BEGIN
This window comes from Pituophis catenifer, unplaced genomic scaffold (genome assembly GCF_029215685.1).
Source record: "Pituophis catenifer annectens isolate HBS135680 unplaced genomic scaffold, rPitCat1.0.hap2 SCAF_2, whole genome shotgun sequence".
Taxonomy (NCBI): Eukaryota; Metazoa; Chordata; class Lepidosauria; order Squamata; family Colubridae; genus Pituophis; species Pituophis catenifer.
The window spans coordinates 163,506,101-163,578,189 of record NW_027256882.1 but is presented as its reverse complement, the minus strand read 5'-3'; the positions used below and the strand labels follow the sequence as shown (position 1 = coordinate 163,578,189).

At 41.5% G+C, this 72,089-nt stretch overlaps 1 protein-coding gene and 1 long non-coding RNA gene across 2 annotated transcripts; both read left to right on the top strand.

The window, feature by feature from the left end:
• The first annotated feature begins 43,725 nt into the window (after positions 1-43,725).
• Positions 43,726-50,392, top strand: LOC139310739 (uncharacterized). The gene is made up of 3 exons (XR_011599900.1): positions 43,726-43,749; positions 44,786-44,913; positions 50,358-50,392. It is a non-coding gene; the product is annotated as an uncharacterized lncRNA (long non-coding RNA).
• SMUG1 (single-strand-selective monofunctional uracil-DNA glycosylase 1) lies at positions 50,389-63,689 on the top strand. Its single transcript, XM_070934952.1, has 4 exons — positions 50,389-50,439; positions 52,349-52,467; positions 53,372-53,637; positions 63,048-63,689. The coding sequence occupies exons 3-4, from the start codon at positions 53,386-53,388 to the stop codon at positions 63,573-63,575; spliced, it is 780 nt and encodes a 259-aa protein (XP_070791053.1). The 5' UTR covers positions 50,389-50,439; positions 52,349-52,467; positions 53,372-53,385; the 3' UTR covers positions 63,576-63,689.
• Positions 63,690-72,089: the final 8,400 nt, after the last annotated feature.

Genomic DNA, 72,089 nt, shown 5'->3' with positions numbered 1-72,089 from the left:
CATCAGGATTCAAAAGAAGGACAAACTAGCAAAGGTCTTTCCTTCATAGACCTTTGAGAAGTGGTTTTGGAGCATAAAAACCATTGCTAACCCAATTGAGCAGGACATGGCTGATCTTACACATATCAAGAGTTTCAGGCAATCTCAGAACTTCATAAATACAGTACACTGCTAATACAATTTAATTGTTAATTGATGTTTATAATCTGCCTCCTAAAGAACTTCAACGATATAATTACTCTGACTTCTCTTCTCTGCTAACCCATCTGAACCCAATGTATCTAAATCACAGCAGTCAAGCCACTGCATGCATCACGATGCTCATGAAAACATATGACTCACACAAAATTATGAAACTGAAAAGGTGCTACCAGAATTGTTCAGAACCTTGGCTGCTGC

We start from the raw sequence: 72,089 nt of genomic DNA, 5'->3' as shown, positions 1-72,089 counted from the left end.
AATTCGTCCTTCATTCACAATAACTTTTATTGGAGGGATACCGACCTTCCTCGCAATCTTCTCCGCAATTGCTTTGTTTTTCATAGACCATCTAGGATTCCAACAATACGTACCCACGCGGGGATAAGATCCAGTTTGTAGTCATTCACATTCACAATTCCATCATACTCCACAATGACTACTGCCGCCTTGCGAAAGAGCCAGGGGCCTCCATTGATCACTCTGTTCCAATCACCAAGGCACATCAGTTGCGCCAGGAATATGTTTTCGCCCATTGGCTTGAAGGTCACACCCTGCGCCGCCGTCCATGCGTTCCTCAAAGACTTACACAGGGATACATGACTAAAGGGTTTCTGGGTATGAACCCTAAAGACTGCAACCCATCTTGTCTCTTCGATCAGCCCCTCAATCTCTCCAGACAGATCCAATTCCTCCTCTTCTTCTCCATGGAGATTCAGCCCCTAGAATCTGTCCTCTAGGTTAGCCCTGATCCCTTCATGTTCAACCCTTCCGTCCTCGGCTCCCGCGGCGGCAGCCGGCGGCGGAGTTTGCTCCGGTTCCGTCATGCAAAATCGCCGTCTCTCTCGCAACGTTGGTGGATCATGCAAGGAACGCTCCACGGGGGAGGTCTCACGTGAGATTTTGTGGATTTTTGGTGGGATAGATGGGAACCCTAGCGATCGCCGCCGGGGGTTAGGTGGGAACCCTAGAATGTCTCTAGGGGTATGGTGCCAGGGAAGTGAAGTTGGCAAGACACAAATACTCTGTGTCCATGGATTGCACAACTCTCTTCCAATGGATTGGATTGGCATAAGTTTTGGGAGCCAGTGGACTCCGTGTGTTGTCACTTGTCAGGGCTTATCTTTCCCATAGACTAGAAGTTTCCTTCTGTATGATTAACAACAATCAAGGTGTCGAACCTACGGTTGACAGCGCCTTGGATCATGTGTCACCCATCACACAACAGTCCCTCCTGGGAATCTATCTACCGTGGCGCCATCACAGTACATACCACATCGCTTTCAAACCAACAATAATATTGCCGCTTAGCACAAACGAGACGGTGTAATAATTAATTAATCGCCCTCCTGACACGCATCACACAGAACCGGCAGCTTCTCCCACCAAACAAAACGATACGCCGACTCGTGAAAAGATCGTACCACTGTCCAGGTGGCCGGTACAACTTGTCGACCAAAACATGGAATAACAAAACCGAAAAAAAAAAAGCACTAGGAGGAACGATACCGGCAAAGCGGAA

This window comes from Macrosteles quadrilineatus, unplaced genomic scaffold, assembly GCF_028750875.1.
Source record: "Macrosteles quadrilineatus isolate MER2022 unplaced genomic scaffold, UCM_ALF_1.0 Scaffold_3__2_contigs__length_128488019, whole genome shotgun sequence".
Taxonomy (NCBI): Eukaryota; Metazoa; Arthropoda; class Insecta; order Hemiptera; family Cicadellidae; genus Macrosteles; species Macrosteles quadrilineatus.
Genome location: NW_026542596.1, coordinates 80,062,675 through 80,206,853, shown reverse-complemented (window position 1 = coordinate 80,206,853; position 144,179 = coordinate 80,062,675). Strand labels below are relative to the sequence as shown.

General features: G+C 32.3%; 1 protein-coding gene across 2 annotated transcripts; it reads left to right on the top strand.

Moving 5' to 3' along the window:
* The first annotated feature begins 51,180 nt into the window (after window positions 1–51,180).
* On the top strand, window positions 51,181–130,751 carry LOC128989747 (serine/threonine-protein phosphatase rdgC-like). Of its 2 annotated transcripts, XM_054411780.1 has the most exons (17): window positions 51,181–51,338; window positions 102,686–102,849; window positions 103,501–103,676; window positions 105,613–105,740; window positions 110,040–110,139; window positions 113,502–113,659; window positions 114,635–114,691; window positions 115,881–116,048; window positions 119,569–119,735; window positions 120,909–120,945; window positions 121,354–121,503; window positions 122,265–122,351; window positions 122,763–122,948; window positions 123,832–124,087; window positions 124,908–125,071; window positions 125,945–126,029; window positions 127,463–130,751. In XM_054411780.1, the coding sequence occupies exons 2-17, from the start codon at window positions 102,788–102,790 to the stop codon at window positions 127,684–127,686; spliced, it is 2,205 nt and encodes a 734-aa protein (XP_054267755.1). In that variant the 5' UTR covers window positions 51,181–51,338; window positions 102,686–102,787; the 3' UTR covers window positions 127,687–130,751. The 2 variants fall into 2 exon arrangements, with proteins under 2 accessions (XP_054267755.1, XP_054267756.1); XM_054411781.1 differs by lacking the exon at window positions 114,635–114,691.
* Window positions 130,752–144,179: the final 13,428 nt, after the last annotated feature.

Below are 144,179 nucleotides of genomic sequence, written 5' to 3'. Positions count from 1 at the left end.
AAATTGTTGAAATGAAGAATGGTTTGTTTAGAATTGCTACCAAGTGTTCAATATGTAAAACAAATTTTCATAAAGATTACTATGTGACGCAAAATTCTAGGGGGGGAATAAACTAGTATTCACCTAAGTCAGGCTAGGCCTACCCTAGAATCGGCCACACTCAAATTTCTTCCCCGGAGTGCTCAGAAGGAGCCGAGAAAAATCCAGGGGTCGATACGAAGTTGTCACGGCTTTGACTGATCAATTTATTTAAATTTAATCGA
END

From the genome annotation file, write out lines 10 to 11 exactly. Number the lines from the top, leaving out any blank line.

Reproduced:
• Positions 63,690-72,089: the final 8,400 nt, after the last annotated feature.

Genomic DNA, 72,089 nt, shown 5'->3' with positions numbered 1-72,089 from the left: